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siberian accentor woodland washington

siberian accentor woodland washington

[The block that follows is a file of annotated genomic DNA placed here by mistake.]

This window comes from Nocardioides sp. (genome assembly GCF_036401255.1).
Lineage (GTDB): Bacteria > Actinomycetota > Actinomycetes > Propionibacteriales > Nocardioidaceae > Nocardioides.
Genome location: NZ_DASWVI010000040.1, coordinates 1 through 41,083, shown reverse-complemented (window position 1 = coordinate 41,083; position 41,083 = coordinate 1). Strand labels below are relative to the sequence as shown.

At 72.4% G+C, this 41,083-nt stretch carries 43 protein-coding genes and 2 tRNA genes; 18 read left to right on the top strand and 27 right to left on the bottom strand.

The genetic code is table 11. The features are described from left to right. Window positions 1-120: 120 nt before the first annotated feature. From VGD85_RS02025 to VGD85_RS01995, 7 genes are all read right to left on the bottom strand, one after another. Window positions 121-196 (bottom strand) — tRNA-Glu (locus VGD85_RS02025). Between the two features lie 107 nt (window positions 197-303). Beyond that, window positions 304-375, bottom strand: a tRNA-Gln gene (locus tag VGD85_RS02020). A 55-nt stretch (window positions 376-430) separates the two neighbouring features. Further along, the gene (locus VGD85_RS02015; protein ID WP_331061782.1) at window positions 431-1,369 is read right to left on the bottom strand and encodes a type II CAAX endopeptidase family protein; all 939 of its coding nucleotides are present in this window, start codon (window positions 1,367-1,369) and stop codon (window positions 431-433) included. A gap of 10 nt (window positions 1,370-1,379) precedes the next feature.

Weather is also a factor, with an atypically high density of 7.4 birds/km2 being recorded in the Taymyr Peninsula in 1983. They hop or walk with an odd shuffle. [1], Breeding densities have been recorded as over 30 pairs/km2[12] in northwestern Russia, depending on habitat, generally becoming lower, around 5 pairs/km2 in the east of the range. All plumages are quite similar. Most species are secretive birds and spend much of their time on the ground. In Washington, the tyrant flycatchers are the only suboscines; the remaining 27 families are oscines. [5], Siberian accentors are typically skulking birds, readily disappearing into cover. The Siberian accentor (Prunella montanella) is a small passerine bird that breeds in northern Russia from the Ural Mountains eastwards across Siberia. Photos were taken and look spectacular. Migrating birds may have moved west to avoid flying through the smoke. The underparts are ochre yellow, becoming strongly buff on the flanks and greyish on the lower belly. The accentors are small, sparrow-like songbirds native to the Old World. [7], The Siberian accentor feeds mainly on insects, typically picked off the ground, but sometimes taken from vegetation including bushes and trees, and frequently from near snow fields. Most are small. [24] Members of this diverse group make up more than half of the bird species worldwide. The beauty of this one was, from the front, it appeared to be an Oregon with the black hood, but – January 4, 2016 On Thursday, February 6th, Russ Koppendreyer, an excellent birder, posted the following on Tweeters, the major listserv for Washington birders: “ I just found what I believe to be a Siberian Accentor at the west end of Stenerson Rd in the Woodland Bottoms. Breeding over a huge area, the Siberian accentor has a large and stable population. [2] However, a 2013 phylogenetic study indicates that the closest relative of the Siberian accentor is actually the physically dissimilar Japanese accentor. Those birds that were reliably aged all appeared to be in first-winter plumage. If you find the information on BirdWeb useful, please consider supporting Seattle Audubon. All accentors are placed in a single genus, Prunella, but within that genus, the Siberian accentor is most similar in appearance to the black-throated, brown, Kozlov's, Radde's and Arabian accentors. These are of comparable size and typically have a pale supercilium and dark markings on the head or throat. [7] The iris is a warm red-brown, the sharply pointed bill is dark and the legs are reddish. View full list of Washington State's Species of Special Concern. Its typical breeding habitat is subarctic deciduous forests and open coniferous woodland, often close to water, although it also occurs in mountains and spruce taiga. [13][14] This species winters in small numbers in Mongolia,[5] but only rarely in Japan. [6], The Siberian accentor has two subspecies:[7], "Accentor" comes from the old scientific name for the Alpine accentor, Accentor collaris. One record, at Indian Island (Jefferson County) in October 1983. [12] They have an above average ability to maintain their body temperature in cold conditions, an adaptation to their sometimes cold environment. It derives from Late Latin and means "sing with another" (ad + cantor). The male's song, given from the top of a bush or tree, is a loud, high chirichiriri, variously described as similar to that of the Japanese accentor,[10] the dunnock[7] or the black-throated accentor. [7][13] In winter, the Siberian accentor occupies bushes and shrubs, often near streams, but may also be found in dry grassland and woods. [5][28], In addition to the weather systems, other factors leading to the irruption may have included the widespread forest fires in that summer and autumn. A single species, the Siberian Accentor, reaches North America as a rare vagrant. Siberian Accentor – B.C. The accentors are a family of small ground-living insectivorous birds, most of which are found in mountainous habitats in Eurasia, although the dunnock is a lowland species. [12], The Siberian accentor breeds in a belt across northern Russia east from just west of the Ural Mountains to the Pacific coast, with a second, more fragmented, band across southern Siberia. as they were flocking through. [12], Vagrant birds have been recorded in Belarus,[15] Kazakhstan, Lebanon and several European countries,[1] as well as in North America. A single species, the Siberian Accentor, reaches North America as a rare vagrant. It is therefore evaluated as a species of least concern by the International Union for Conservation of Nature (IUCN), although, as a northern breeding species, it may be affected by climate change in the long term. [7][c], The Siberian accentor is parasitised by the taiga tick, which can host the spirochaete Borrelia burgdorferi, the cause of Lyme disease. Four additional birds in Sweden and one in Finland were not positively identified as Siberian, rather than black-throated, accentors. International Union for Conservation of Nature, 10.2305/IUCN.UK.2016-3.RLTS.T22718630A89519348.en, "Geographic mode of speciation in a mountain specialist avian family endemic to the Palearctic", "Status and Occurrence of Siberian Accentor (, "Twitchers flock to village car park to catch glimpse of rare Siberian bird never seen in the UK before", "Vogelaars rukken massaal uit voor eerste bergheggenmus ooit", "Has the weather played a role in bringing unusual birds to Britain during 2016? In June, 3.5 million hectares (8.6 million acres) of woodland was burning, and by September the smoke cloud extended over several thousand kilometres and reached an altitude of 9 kilometres (5.6 mi). Passerine birds are divided into two suborders, the suboscines and the oscines. The preceding hot summer may also have led to undetected breeding west of the known range involving birds seeking the cooler habitat preferred by this species. Food plants include crowberry, bistort, and members of the aramanth and birch families. Juvenile birds have a partial moult in the same period, replacing the head, body and some wing covert feathers. [9], The Siberian accentor is on average 14.5 centimetres (5.7 in) long and weighs 17.5 grams (0.62 oz). ", "925mb Vector Wind Composite Anomaly, 1–10 October 2016", "Metabolic thermogenesis of Siberian accentor (, The first record for the Netherlands on the Internet Bird Collection, https://en.wikipedia.org/w/index.php?title=Siberian_accentor&oldid=988173938, Short description is different from Wikidata, Creative Commons Attribution-ShareAlike License, This page was last edited on 11 November 2020, at 15:36. It inhabits bushes and shrubs in winter, frequently near streams, but may al… [23], Most of the birds found were on well-watched coasts and islands, and 25% were trapped; in the Baltic states, the proportion of trapped discoveries were much higher, and all finds in Lithuania were of captured birds. [5], October and early November 2016 saw an unprecedented influx of Siberian accentors into western Europe, including first records for Estonia, Germany, the Netherlands and the UK,[5] in some cases attracting national attention and hundreds of twitchers. They are insect-eaters during the summer, but eat many seeds and berries during the winter. In winter, the accentors may also consume seeds or feed near human habitation. [10], All plumages are similar. [3], On his return from his pioneering expedition to central and eastern Russia in 1768–1774, the Russia-based German zoologist Peter Simon Pallas formally described the Siberian accentor in 1776 as Motacilla montanella. From: Tweeters [mailto:tweeters-bounces at mailman11.u.washington.edu] On Behalf Of Russ Koppendrayer Sent: Thursday, February 6, 2020 12:11 PM To: Tweeters Subject: [Tweeters] SIBERIAN ACCENTOR @ Woodland Hi Tweeters, I just found what I believe to be a Siberian Accentor at the west end of Stenerson Rd in the Woodland Bottoms. The Siberian accentor is still distinguishable by its rustier back colour, yellow (not off-white) supercilium and the absence of a white line below the black face mask. Females typically build the nests and incubate the eggs, and both sexes feed and care for the young. Same area and date [18][19][20], Prior to 2015, only 32 individuals had been recorded in western Europe, the majority in Finland and Sweden, but in October and early November 2016 at least 231 were reported. The clutch of four to six eggs is incubated by the female for about ten days to hatching and the downy brown-black chicks are then fed by both parents. It inhabits bushes and shrubs in winter, frequently near streams, but may also be found in dry grassland and woods. The nest is an open cup built 0.4–8 metres (1 ft 4 in–26 ft 3 in) above the ground in a dense shrub, or where branches fork in a tree. The Siberian accentor has brown upperparts and wings, with bright chestnut streaking on its back and a greyish-brown rump and tail.